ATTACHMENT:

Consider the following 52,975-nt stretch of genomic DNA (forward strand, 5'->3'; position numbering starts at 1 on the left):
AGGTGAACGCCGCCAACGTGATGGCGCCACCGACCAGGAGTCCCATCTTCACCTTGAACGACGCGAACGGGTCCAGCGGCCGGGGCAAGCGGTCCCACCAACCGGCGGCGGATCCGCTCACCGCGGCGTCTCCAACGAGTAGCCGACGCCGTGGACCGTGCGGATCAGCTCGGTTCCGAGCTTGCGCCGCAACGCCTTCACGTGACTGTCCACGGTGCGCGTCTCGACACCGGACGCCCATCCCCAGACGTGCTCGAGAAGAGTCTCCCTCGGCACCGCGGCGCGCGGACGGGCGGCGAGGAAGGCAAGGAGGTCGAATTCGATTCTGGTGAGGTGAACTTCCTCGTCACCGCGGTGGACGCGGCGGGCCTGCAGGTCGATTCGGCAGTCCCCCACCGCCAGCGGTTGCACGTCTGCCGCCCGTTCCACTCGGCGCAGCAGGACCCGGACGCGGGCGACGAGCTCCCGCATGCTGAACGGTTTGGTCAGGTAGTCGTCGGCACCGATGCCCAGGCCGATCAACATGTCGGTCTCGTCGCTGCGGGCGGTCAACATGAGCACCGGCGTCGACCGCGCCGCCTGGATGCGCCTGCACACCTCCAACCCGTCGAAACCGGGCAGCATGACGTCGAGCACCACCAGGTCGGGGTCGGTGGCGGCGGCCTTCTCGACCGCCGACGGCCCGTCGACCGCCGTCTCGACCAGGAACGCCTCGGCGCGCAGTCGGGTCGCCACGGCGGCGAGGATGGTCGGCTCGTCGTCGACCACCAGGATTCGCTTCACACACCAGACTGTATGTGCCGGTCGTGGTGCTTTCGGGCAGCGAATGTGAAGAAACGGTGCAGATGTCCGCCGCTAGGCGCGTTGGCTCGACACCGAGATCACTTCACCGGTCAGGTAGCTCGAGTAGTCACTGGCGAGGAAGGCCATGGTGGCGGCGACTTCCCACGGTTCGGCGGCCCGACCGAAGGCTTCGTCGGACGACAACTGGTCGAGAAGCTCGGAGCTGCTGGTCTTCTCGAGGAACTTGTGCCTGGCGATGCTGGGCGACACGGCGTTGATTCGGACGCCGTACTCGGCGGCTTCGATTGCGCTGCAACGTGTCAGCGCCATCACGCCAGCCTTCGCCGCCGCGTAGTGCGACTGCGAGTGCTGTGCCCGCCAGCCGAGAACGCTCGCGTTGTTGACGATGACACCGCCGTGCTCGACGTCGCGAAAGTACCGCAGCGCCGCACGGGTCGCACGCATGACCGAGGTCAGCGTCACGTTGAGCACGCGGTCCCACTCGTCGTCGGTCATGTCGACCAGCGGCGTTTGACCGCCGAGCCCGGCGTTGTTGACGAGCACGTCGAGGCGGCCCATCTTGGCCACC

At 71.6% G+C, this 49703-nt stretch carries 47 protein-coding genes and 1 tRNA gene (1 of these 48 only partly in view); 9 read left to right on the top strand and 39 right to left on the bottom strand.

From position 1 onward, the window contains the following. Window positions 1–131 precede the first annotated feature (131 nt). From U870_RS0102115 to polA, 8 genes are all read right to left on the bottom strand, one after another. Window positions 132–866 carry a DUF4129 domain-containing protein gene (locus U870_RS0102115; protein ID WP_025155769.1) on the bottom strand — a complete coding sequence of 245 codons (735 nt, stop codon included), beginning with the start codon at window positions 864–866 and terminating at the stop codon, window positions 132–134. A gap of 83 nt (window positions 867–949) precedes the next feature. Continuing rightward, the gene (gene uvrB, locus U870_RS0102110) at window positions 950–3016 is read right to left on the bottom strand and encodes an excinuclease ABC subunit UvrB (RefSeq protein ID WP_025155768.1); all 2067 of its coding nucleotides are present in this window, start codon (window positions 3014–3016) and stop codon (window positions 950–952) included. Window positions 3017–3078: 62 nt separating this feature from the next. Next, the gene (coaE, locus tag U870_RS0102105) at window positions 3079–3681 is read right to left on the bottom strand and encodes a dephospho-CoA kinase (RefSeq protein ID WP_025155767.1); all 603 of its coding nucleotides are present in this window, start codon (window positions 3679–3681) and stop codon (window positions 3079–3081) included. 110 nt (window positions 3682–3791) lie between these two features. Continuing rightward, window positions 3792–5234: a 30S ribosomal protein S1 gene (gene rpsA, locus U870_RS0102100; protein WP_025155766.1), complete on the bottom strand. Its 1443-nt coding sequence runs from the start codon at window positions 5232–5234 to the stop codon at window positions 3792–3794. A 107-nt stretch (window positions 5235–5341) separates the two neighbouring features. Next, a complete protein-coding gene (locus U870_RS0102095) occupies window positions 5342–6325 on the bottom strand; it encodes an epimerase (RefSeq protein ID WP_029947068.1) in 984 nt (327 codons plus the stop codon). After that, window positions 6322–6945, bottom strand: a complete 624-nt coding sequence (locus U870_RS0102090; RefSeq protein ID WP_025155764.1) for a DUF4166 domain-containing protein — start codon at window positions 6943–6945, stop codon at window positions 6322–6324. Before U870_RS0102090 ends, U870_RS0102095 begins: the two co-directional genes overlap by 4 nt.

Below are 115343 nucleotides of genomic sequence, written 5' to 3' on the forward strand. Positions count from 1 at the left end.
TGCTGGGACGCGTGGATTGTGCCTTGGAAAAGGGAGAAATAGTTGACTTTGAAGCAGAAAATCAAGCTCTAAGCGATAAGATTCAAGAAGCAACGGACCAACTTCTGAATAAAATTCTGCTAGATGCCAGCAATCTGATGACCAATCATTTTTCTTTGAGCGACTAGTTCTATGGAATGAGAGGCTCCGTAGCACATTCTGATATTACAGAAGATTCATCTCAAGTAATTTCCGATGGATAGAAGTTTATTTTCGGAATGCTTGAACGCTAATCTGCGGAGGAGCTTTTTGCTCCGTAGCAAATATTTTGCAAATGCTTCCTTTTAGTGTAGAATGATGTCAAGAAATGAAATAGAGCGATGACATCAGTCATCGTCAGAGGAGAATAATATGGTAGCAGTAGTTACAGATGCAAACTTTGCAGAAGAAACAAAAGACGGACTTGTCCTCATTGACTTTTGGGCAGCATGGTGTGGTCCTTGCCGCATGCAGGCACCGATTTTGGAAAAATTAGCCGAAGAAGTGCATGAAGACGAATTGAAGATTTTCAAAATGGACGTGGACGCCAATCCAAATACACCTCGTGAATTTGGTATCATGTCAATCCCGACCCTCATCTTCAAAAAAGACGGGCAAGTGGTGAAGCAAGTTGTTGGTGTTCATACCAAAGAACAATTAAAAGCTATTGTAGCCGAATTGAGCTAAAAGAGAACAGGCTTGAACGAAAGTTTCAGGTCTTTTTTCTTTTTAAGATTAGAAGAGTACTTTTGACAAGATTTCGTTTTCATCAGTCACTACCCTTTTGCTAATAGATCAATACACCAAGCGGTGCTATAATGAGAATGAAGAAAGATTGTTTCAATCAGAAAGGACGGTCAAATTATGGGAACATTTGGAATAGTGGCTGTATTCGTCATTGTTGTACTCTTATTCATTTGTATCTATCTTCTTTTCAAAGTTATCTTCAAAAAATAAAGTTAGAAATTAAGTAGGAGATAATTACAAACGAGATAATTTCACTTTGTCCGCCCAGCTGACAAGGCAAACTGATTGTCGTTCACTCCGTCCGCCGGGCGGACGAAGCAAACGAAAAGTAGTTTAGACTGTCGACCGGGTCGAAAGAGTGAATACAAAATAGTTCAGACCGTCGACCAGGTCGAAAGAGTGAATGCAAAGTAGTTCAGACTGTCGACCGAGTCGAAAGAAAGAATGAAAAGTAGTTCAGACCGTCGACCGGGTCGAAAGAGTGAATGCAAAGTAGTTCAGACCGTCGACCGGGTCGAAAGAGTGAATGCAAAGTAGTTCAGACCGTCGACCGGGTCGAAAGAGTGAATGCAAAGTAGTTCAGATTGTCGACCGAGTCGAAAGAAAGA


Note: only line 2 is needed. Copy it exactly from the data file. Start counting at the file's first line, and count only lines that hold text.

AGGTGAACGCCGCCAACGTGATGGCGCCACCGACCAGGAGTCCCATCTTCACCTTGAACGACGCGAACGGGTCCAGCGGCCGGGGCAAGCGGTCCCACCAACCGGCGGCGGATCCGCTCACCGCGGCGTCTCCAACGAGTAGCCGACGCCGTGGACCGTGCGGATCAGCTCGGTTCCGAGCTTGCGCCGCAACGCCTTCACGTGACTGTCCACGGTGCGCGTCTCGACACCGGACGCCCATCCCCAGACGTGCTCGAGAAGAGTCTCCCTCGGCACCGCGGCGCGCGGACGGGCGGCGAGGAAGGCAAGGAGGTCGAATTCGATTCTGGTGAGGTGAACTTCCTCGTCACCGCGGTGGACGCGGCGGGCCTGCAGGTCGATTCGGCAGTCCCCCACCGCCAGCGGTTGCACGTCTGCCGCCCGTTCCACTCGGCGCAGCAGGACCCGGACGCGGGCGACGAGCTCCCGCATGCTGAACGGTTTGGTCAGGTAGTCGTCGGCACCGATGCCCAGGCCGATCAACATGTCGGTCTCGTCGCTGCGGGCGGTCAACATGAGCACCGGCGTCGACCGCGCCGCCTGGATGCGCCTGCACACCTCCAACCCGTCGAAACCGGGCAGCATGACGTCGAGCACCACCAGGTCGGGGTCGGTGGCGGCGGCCTTCTCGACCGCCGACGGCCCGTCGACCGCCGTCTCGACCAGGAACGCCTCGGCGCGCAGTCGGGTCGCCACGGCGGCGAGGATGGTCGGCTCGTCGTCGACCACCAGGATTCGCTTCACACACCAGACTGTATGTGCCGGTCGTGGTGCTTTCGGGCAGCGAATGTGAAGAAACGGTGCAGATGTCCGCCGCTAGGCGCGTTGGCTCGACACCGAGATCACTTCACCGGTCAGGTAGCTCGAGTAGTCACTGGCGAGGAAGGCCATGGTGGCGGCGACTTCCCACGGTTCGGCGGCCCGACCGAAGGCTTCGTCGGACGACAACTGGTCGAGAAGCTCGGAGCTGCTGGTCTTCTCGAGGAACTTGTGCCTGGCGATGCTGGGCGACACGGCGTTGATTCGGACGCCGTACTCGGCGGCTTCGATTGCGCTGCAACGTGTCAGCGCCATCACGCCAGCCTTCGCCGCCGCGTAGTGCGACTGCGAGTGCTGTGCCCGCCAGCCGAGAACGCTCGCGTTGTTGACGATGACACCGCCGTGCTCGACGTCGCGAAAGTACCGCAGCGCCGCACGGGTCGCACGCATGACCGAGGTCAGCGTCACGTTGAGCACGCGGTCCCACTCGTCGTCGGTCATGTCGACCAGCGGCGTTTGACCGCCGAGCCCGGCGTTGTTGACGAGCACGTCGAGGCGGCCCATCTTGGCCACC